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The Effect of U.S. Health Insurance Expansions on Medical Innovation

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  • Jeffrey Clemens

Abstract

I study the channels through which health insurance influences medical innovation. Following Medicare and Medicaid's passage, I find that U.S.-based medical-equipment patenting rose by 40 to 50 percent relative to both other U.S. patenting and foreign medical-equipment patenting. Within the United States, increases in medical-equipment patenting were most dramatic in states where the Great Society insurance expansions were largest and in which there were large baseline numbers of physicians per resident. Consistent with historical case studies, Medical innovation's determinants extend beyond the potential revenues associated with global market size; a physician driven process of innovation-while-doing appears to play a central role. An extrapolation of the evidence suggests that the last half century's U.S. insurance expansions have driven 25 percent of recent global medical-equipment innovation. In a standard decomposition of health spending growth, this insurance-induced innovation accounts for 15 percent of the long run rise in U.S. health spending in hospitals, physicians' offices, and other clinical settings.

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Paper provided by National Bureau of Economic Research, Inc in its series NBER Working Papers with number 19761.

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Date of creation: Dec 2013
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Handle: RePEc:nbr:nberwo:19761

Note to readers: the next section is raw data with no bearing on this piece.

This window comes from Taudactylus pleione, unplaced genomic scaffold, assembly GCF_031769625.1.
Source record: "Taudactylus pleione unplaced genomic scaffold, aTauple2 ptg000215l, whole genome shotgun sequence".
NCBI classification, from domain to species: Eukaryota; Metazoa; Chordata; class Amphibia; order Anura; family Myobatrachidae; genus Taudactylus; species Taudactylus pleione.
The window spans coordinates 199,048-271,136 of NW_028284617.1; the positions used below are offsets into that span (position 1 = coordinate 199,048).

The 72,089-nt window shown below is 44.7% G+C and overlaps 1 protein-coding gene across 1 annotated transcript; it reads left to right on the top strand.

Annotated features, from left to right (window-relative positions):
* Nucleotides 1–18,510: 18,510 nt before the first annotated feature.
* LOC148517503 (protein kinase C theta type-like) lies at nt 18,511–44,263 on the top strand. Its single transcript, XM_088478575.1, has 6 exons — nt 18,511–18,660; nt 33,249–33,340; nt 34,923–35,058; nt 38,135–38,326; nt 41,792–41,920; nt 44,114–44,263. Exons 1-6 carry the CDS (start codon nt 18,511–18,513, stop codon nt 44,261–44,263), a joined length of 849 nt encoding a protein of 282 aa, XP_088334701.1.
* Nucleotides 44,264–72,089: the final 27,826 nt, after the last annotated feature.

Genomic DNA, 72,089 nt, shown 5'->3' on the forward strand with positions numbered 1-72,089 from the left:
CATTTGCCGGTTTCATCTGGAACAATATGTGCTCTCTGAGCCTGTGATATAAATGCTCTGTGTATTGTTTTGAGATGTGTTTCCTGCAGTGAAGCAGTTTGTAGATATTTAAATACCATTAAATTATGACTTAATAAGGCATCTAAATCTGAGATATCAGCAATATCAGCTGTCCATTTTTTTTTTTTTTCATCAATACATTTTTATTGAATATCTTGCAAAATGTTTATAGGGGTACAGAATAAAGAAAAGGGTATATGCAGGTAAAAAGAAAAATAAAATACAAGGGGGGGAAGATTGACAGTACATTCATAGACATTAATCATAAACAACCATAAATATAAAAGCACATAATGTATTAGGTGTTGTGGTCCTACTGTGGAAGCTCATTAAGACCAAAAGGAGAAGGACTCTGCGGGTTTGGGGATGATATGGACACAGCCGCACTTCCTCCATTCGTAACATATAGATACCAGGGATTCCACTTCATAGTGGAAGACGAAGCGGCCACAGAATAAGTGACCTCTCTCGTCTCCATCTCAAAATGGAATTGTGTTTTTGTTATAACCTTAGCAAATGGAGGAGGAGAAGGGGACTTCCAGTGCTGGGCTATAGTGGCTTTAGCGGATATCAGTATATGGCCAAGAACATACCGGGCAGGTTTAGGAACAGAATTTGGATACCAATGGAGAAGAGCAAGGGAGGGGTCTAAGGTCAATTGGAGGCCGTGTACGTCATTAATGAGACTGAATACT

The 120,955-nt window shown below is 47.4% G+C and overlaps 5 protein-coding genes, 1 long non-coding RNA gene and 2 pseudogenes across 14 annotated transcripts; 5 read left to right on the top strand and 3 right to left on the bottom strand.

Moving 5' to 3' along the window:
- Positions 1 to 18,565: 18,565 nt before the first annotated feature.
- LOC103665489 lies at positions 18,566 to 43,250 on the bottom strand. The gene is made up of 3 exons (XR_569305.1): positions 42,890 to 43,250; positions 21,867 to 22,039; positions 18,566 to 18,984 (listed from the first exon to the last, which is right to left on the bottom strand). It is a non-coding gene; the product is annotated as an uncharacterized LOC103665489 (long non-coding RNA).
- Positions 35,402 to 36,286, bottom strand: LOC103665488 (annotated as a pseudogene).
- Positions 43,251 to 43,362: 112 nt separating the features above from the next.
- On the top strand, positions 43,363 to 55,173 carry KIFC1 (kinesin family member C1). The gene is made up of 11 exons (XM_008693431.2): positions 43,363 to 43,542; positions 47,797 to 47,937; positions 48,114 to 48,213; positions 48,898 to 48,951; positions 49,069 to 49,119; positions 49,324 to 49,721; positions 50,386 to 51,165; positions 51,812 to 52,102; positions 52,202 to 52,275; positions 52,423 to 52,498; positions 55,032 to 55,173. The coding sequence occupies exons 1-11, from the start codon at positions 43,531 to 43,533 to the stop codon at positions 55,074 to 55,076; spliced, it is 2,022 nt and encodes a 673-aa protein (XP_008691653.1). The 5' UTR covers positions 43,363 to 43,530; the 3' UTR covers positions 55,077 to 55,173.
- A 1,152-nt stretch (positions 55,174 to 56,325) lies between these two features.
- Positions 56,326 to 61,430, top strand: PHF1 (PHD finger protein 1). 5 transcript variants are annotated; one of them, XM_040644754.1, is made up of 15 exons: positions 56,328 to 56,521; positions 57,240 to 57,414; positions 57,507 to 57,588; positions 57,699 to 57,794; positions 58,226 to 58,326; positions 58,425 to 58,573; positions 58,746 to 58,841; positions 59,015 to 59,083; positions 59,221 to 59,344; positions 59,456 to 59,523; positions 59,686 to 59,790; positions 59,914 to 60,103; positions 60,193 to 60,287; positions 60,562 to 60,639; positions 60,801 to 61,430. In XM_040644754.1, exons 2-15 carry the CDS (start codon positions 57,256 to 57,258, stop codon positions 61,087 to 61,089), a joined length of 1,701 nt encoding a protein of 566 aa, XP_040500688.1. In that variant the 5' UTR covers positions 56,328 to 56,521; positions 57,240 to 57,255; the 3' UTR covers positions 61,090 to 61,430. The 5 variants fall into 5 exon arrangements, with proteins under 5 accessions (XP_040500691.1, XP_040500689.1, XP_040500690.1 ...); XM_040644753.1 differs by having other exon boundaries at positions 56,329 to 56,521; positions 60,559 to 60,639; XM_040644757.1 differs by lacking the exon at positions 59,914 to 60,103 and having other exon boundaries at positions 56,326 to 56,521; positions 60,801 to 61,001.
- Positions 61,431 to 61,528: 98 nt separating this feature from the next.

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Cited by:
  1. Seth Freedman & Haizhen Lin & Kosali Simon, 2014. "Public Health Insurance Expansions and Hospital Technology Adoption," NBER Working Papers 20159, National Bureau of Economic Research, Inc.
  2. Amitabh Chandra & Jonathan Holmes & Jonathan Skinner, 2013. "Is This Time Different? The Slowdown in Healthcare Spending," NBER Working Papers 19700, National Bureau of Economic Research, Inc.
  3. Jeffrey Clemens & Joshua D. Gottlieb, 2012. "Do Physicians' Financial Incentives Affect Medical Treatment and Patient Health?," Discussion Papers, Stanford Institute for Economic Policy Research 11-017, Stanford Institute for Economic Policy Research.
  4. Kristopher J. Hult & Tomas J. Philipson, 2012. "Public Liabilities and Health Care Policy," NBER Working Papers 18571, National Bureau of Economic Research, Inc.
  5. Jeffrey Clemens & Joshua D. Gottlieb, 2013. "Bargaining in the Shadow of a Giant: Medicare's Influence on Private Payment Systems," NBER Working Papers 19503, National Bureau of Economic Research, Inc.

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